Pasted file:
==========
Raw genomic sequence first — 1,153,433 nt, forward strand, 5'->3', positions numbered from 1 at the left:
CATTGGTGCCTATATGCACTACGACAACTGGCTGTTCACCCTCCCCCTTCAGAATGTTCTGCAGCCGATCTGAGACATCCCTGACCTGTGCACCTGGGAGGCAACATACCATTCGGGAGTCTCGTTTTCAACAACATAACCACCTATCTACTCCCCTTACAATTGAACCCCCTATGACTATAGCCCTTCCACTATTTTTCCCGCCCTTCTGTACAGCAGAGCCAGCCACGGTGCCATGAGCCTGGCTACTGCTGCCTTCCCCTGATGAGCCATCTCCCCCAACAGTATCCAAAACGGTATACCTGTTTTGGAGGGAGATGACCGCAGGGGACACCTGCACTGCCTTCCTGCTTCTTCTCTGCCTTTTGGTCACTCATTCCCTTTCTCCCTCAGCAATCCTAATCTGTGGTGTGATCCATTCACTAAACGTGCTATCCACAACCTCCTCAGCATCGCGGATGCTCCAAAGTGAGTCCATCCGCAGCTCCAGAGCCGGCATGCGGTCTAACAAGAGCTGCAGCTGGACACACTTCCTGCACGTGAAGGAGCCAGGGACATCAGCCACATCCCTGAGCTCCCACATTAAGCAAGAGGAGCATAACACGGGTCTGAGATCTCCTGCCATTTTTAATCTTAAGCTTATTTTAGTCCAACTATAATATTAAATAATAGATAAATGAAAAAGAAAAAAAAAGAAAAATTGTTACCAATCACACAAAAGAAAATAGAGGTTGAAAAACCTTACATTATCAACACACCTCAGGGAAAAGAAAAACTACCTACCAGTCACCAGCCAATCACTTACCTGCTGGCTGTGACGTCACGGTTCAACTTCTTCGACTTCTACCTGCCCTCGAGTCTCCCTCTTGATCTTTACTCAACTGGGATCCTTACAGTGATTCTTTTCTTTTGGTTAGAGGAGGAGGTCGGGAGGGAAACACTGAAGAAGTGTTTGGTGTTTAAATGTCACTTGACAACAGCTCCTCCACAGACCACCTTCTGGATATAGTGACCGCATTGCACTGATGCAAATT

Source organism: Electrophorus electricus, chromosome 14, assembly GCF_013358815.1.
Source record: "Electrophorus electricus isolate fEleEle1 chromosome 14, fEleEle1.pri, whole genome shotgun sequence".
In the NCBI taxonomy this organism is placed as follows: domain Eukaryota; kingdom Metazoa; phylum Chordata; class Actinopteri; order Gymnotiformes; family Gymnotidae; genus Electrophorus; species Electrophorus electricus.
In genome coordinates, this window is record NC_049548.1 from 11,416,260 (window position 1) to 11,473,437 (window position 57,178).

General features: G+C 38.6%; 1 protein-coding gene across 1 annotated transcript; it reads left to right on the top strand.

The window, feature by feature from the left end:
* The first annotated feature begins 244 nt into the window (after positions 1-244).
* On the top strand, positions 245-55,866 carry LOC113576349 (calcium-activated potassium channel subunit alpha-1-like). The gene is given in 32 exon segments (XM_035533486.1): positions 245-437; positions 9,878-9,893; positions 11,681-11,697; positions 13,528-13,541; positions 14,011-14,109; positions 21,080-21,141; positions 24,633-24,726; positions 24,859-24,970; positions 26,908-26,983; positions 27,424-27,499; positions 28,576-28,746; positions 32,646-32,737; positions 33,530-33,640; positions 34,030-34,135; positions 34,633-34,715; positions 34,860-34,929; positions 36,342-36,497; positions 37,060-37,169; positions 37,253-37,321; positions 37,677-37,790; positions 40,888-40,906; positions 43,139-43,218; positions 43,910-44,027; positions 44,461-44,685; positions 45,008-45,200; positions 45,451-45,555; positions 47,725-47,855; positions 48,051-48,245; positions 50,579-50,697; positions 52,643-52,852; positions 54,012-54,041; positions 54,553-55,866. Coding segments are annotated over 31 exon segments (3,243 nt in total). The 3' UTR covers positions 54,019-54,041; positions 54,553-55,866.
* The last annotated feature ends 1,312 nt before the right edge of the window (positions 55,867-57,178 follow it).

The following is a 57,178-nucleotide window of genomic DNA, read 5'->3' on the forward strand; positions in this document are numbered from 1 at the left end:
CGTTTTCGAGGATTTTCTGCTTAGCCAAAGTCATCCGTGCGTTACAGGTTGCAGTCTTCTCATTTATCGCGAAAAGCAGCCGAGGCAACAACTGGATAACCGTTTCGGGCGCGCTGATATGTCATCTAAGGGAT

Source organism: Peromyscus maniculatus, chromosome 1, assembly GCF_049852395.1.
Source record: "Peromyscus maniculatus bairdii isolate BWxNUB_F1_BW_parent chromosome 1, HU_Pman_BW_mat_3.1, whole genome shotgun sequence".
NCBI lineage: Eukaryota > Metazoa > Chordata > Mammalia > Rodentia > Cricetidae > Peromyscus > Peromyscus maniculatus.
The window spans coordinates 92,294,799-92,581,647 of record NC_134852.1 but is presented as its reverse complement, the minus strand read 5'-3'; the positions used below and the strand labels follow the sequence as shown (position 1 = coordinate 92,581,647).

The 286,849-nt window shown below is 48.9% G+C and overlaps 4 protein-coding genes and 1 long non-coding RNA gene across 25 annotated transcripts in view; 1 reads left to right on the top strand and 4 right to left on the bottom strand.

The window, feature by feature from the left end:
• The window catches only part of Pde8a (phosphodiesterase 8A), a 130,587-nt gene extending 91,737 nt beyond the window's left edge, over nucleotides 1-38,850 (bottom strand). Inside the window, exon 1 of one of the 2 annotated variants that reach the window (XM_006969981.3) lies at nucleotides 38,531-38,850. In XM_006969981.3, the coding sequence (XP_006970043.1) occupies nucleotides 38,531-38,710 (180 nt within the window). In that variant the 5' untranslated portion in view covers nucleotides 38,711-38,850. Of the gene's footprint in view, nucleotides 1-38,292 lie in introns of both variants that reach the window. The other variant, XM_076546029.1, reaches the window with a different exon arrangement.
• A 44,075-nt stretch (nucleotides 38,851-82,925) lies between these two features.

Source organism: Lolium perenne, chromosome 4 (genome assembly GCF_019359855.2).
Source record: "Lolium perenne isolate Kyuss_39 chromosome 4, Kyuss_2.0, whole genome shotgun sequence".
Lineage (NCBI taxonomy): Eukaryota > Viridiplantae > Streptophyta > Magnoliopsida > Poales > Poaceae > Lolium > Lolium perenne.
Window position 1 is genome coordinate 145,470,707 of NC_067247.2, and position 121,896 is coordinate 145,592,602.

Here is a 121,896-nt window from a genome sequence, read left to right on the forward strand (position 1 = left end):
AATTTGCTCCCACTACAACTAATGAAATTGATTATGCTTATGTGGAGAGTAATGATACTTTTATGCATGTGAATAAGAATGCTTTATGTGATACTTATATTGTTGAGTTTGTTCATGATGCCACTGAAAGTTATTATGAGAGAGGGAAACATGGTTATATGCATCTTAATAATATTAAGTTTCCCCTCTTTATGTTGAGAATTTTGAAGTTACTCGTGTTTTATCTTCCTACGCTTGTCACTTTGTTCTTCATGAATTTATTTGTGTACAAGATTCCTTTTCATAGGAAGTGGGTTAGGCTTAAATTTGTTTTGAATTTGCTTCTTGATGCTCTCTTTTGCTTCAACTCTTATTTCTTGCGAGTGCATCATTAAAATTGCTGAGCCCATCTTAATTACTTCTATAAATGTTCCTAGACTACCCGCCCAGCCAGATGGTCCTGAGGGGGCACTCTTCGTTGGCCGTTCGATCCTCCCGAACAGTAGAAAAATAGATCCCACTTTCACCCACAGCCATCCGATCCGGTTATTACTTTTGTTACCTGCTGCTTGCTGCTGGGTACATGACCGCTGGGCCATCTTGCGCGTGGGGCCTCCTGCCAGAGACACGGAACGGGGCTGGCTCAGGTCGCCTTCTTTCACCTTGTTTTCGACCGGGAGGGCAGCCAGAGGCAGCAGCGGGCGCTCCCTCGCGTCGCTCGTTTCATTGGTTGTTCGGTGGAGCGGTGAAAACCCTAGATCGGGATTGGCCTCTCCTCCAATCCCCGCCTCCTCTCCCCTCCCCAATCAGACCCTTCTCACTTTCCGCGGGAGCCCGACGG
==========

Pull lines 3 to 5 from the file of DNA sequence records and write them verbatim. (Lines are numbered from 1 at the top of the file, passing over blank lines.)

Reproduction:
Source organism: Electrophorus electricus, chromosome 14, assembly GCF_013358815.1.
Source record: "Electrophorus electricus isolate fEleEle1 chromosome 14, fEleEle1.pri, whole genome shotgun sequence".
In the NCBI taxonomy this organism is placed as follows: domain Eukaryota; kingdom Metazoa; phylum Chordata; class Actinopteri; order Gymnotiformes; family Gymnotidae; genus Electrophorus; species Electrophorus electricus.